The flipside of this long-term and high-conviction approach is that the portfolio is likely to behave very differently from the index and to display a higher level of volatility than other global investment trusts.

For instance, data from FE Analytics shows that Scottish Mortgage has been among the three most volatile trusts in the IT Global sector over 10 years alongside stablemate Keystone Positive Change and Lindsell Train IT.

Source: FE Analytics

Another strength of the portfolio is its ability to hold private equities, which can offer returns that are more insulated from public markets.

Read added: “Baillie Gifford has a strong private markets team that sees a lot of deal flow and Scottish Mortgage’s managers are able to draw on this expertise.

“In selecting private investments, the managers are judicious. They do not invest in private companies for the sake of doing so but look for holdings that are genuinely additive to the portfolio – to make the grade a private company needs to offer exposure to something that public markets cannot do in an affordable way.”

Yet, this allocation to private equities hasn’t been without its challenges in recent times. As Scottish Mortgage’s growth stocks have dropped in value, the private equity allocation has become a larger part of the portfolio. As a result, the trust’s allocation to private equity has hit its limit.

Read explained that it might be a problem, as the managers’ ability to make follow on investments is now restricted at a time when these holdings could struggle to find finance elsewhere.

He added: “The limit was raised but the episode illustrated the challenges of having both public and private equity in a portfolio during more volatile markets when the allocation between the two is constrained.” 

However, Bird suggested that a potential catalyst for the investment trust’s renaissance could be from exactly the part of the portfolio that investors are most worried about.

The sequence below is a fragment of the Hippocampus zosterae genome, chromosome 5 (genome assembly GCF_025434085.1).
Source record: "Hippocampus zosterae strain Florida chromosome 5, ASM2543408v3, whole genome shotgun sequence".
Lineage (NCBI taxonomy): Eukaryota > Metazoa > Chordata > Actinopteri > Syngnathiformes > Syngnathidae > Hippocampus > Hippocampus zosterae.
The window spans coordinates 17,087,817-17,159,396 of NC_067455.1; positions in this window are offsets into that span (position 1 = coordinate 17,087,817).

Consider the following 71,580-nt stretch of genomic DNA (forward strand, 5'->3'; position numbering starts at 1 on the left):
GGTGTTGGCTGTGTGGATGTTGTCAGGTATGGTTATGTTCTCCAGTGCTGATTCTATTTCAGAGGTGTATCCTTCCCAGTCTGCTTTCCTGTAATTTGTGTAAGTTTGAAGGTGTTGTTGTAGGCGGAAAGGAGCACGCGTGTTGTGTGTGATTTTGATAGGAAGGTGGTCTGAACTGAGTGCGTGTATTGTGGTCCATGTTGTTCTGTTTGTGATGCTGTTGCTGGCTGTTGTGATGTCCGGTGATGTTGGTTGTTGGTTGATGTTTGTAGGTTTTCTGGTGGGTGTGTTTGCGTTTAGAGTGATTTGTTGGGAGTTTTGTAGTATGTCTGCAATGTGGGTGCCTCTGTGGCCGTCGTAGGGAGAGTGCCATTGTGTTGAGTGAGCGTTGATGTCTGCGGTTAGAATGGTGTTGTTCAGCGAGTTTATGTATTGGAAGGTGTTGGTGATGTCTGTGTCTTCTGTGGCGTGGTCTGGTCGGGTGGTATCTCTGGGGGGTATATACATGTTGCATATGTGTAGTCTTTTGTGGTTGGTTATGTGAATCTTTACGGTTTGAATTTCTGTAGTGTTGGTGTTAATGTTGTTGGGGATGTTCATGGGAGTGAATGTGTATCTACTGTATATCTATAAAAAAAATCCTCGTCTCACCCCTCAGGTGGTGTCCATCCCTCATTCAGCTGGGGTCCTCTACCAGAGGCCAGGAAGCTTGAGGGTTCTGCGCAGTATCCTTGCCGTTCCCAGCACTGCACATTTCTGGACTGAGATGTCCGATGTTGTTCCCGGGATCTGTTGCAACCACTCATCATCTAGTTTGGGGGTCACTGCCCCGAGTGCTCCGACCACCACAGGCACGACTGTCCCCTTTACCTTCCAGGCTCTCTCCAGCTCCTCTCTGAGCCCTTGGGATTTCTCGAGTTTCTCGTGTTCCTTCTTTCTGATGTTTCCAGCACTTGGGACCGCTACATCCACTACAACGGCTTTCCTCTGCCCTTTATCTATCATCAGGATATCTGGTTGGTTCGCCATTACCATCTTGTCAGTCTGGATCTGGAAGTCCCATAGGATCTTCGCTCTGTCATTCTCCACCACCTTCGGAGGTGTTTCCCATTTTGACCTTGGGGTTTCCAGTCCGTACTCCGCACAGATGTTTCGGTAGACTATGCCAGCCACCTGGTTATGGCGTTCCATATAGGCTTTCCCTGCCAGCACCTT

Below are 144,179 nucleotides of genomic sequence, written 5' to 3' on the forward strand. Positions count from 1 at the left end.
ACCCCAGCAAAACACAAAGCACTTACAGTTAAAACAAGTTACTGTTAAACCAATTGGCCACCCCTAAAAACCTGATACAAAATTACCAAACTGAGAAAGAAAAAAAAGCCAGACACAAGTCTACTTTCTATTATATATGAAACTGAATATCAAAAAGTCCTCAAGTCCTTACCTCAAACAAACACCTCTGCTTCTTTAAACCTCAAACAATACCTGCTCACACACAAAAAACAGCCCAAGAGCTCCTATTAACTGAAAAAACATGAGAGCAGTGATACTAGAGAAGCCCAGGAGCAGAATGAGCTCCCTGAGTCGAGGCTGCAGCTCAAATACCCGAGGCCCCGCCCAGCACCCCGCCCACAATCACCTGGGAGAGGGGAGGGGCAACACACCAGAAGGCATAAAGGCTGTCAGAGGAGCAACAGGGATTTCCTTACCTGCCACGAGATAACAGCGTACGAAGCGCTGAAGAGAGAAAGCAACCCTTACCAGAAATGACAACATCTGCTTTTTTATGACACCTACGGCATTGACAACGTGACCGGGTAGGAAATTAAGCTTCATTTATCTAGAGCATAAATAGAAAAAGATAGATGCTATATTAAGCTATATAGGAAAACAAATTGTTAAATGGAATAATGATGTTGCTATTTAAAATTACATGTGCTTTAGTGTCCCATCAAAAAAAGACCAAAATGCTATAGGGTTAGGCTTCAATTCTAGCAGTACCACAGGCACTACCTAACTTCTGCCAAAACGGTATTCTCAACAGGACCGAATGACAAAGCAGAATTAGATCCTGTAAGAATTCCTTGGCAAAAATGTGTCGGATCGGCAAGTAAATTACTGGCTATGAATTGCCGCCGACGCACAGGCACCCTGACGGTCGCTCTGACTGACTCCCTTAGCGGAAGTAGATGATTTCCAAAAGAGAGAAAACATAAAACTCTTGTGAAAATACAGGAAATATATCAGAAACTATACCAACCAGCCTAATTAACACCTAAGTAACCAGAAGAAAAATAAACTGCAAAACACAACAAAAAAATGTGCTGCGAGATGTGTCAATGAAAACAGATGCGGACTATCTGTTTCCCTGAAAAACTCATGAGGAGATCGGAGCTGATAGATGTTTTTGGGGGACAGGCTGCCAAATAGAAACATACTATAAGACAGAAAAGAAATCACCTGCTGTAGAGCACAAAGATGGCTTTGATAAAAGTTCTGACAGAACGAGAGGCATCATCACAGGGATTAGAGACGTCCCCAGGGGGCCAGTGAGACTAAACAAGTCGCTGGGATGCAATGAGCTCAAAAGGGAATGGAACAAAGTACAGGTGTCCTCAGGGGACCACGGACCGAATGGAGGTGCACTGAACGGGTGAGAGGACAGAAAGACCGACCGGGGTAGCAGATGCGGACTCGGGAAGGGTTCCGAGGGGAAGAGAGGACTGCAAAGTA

A reopening of the global IPO market – and a currently private holding going public – “would help provide evidence as to the accuracy of Scottish Mortgage’s unquoted holdings valuations, as well as helping to alleviate concerns around the private company exposure exceeding the maximum allocation (at time of investment) of 30%,” she said.

Read also pointed out that Scottish Mortgage may not be suitable for investors strongly reliant on income or those with a short-time horizon. Similarly, it may not be appropriate for investors preferring a more defensive portfolio or with a value focus.

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Data provided by FE fundinfo. Care has been taken to ensure that the information is correct, but FE fundinfo neither warrants, represents nor guarantees the contents of information, nor does it accept any responsibility for errors, inaccuracies, omissions or any inconsistencies herein. Past performance does not predict future performance, it should not be the main or sole reason for making an investment decision. The value of investments and any income from them can fall as well as rise.